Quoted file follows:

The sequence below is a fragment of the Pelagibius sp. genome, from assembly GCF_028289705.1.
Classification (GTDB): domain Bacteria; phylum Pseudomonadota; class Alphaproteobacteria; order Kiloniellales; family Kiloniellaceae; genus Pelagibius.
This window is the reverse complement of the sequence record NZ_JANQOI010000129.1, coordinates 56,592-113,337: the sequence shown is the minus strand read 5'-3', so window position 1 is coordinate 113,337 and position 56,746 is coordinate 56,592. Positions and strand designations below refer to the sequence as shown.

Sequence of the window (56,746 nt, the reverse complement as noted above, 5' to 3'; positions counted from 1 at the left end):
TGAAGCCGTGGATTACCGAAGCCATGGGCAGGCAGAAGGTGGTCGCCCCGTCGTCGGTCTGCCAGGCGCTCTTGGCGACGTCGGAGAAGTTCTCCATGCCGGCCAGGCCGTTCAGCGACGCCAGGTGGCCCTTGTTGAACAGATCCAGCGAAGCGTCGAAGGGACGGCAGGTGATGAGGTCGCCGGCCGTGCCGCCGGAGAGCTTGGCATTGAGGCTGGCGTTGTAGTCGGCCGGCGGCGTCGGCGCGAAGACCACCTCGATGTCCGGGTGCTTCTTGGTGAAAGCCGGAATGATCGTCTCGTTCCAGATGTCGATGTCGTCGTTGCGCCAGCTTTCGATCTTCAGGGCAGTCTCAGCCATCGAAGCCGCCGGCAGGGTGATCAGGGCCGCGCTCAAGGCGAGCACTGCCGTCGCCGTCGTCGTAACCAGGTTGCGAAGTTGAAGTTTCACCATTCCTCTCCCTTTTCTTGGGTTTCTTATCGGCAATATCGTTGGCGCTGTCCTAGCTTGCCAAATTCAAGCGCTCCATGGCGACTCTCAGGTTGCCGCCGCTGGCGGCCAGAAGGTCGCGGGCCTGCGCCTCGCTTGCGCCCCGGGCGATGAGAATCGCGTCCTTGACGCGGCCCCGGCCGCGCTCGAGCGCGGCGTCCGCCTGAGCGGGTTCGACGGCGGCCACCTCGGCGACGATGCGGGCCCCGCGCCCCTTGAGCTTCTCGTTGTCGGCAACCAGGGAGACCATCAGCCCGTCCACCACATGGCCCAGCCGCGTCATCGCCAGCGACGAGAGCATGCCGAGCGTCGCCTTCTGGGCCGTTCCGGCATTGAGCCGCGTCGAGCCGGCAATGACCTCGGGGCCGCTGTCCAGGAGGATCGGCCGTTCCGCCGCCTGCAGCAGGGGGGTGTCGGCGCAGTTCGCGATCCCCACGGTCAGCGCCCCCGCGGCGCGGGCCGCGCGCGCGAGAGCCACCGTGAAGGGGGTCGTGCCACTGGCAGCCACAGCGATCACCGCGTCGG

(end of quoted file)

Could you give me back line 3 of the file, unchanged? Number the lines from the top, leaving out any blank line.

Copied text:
This window is the reverse complement of the sequence record NZ_JANQOI010000129.1, coordinates 56,592-113,337: the sequence shown is the minus strand read 5'-3', so window position 1 is coordinate 113,337 and position 56,746 is coordinate 56,592. Positions and strand designations below refer to the sequence as shown.